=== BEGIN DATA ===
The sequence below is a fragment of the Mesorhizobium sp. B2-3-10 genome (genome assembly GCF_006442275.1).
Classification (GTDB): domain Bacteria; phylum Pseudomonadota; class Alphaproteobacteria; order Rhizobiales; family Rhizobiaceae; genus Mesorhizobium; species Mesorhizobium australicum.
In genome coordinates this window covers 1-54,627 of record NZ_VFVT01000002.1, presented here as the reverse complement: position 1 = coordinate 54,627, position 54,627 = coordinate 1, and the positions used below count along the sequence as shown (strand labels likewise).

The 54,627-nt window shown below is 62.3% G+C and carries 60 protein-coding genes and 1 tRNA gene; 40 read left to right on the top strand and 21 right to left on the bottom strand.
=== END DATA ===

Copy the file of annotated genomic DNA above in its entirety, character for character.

The sequence below is a fragment of the Mesorhizobium sp. B2-3-10 genome (genome assembly GCF_006442275.1).
Classification (GTDB): domain Bacteria; phylum Pseudomonadota; class Alphaproteobacteria; order Rhizobiales; family Rhizobiaceae; genus Mesorhizobium; species Mesorhizobium australicum.
In genome coordinates this window covers 1-54,627 of record NZ_VFVT01000002.1, presented here as the reverse complement: position 1 = coordinate 54,627, position 54,627 = coordinate 1, and the positions used below count along the sequence as shown (strand labels likewise).

The 54,627-nt window shown below is 62.3% G+C and carries 60 protein-coding genes and 1 tRNA gene; 40 read left to right on the top strand and 21 right to left on the bottom strand.